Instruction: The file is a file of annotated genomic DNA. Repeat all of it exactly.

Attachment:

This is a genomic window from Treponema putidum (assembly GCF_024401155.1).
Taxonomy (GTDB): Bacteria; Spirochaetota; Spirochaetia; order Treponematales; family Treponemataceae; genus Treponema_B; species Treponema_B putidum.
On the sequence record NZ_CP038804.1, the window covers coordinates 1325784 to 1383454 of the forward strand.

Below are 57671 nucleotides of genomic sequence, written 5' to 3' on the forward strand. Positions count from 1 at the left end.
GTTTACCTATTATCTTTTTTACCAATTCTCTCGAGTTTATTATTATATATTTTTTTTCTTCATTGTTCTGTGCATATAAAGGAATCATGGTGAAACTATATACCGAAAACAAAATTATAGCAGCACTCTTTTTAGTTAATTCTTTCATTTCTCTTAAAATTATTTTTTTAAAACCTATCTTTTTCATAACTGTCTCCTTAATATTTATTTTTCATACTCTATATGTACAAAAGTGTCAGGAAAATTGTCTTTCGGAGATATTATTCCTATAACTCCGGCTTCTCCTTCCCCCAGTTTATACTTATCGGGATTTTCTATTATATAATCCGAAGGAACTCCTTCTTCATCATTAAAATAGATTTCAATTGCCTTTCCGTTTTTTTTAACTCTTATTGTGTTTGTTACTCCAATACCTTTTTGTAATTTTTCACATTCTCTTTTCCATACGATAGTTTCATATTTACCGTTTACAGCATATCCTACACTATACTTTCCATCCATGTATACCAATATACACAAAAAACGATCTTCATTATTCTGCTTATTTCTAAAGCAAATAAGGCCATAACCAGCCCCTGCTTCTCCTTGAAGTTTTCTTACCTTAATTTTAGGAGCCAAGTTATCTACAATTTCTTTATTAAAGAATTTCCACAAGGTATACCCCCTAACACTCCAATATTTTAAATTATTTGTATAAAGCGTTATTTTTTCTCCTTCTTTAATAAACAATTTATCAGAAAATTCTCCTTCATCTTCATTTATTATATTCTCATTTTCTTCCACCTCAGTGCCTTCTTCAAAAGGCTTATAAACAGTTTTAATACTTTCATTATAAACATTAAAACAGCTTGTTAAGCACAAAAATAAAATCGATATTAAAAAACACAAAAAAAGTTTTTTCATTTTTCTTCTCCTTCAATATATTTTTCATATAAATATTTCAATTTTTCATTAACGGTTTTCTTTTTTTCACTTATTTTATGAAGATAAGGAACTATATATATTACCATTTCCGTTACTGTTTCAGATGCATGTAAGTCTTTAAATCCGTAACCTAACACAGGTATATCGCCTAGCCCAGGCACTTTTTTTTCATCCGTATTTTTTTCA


This is a genomic window from Treponema putidum (assembly GCF_024401155.1).
Taxonomy (GTDB): Bacteria; Spirochaetota; Spirochaetia; order Treponematales; family Treponemataceae; genus Treponema_B; species Treponema_B putidum.
On the sequence record NZ_CP038804.1, the window covers coordinates 1325784 to 1383454 of the forward strand.

Below are 57671 nucleotides of genomic sequence, written 5' to 3' on the forward strand. Positions count from 1 at the left end.
GTTTACCTATTATCTTTTTTACCAATTCTCTCGAGTTTATTATTATATATTTTTTTTCTTCATTGTTCTGTGCATATAAAGGAATCATGGTGAAACTATATACCGAAAACAAAATTATAGCAGCACTCTTTTTAGTTAATTCTTTCATTTCTCTTAAAATTATTTTTTTAAAACCTATCTTTTTCATAACTGTCTCCTTAATATTTATTTTTCATACTCTATATGTACAAAAGTGTCAGGAAAATTGTCTTTCGGAGATATTATTCCTATAACTCCGGCTTCTCCTTCCCCCAGTTTATACTTATCGGGATTTTCTATTATATAATCCGAAGGAACTCCTTCTTCATCATTAAAATAGATTTCAATTGCCTTTCCGTTTTTTTTAACTCTTATTGTGTTTGTTACTCCAATACCTTTTTGTAATTTTTCACATTCTCTTTTCCATACGATAGTTTCATATTTACCGTTTACAGCATATCCTACACTATACTTTCCATCCATGTATACCAATATACACAAAAAACGATCTTCATTATTCTGCTTATTTCTAAAGCAAATAAGGCCATAACCAGCCCCTGCTTCTCCTTGAAGTTTTCTTACCTTAATTTTAGGAGCCAAGTTATCTACAATTTCTTTATTAAAGAATTTCCACAAGGTATACCCCCTAACACTCCAATATTTTAAATTATTTGTATAAAGCGTTATTTTTTCTCCTTCTTTAATAAACAATTTATCAGAAAATTCTCCTTCATCTTCATTTATTATATTCTCATTTTCTTCCACCTCAGTGCCTTCTTCAAAAGGCTTATAAACAGTTTTAATACTTTCATTATAAACATTAAAACAGCTTGTTAAGCACAAAAATAAAATCGATATTAAAAAACACAAAAAAAGTTTTTTCATTTTTCTTCTCCTTCAATATATTTTTCATATAAATATTTCAATTTTTCATTAACGGTTTTCTTTTTTTCACTTATTTTATGAAGATAAGGAACTATATATATTACCATTTCCGTTACTGTTTCAGATGCATGTAAGTCTTTAAATCCGTAACCTAACACAGGTATATCGCCTAGCCCAGGCACTTTTTTTTCATCCGTATTTTTTTCA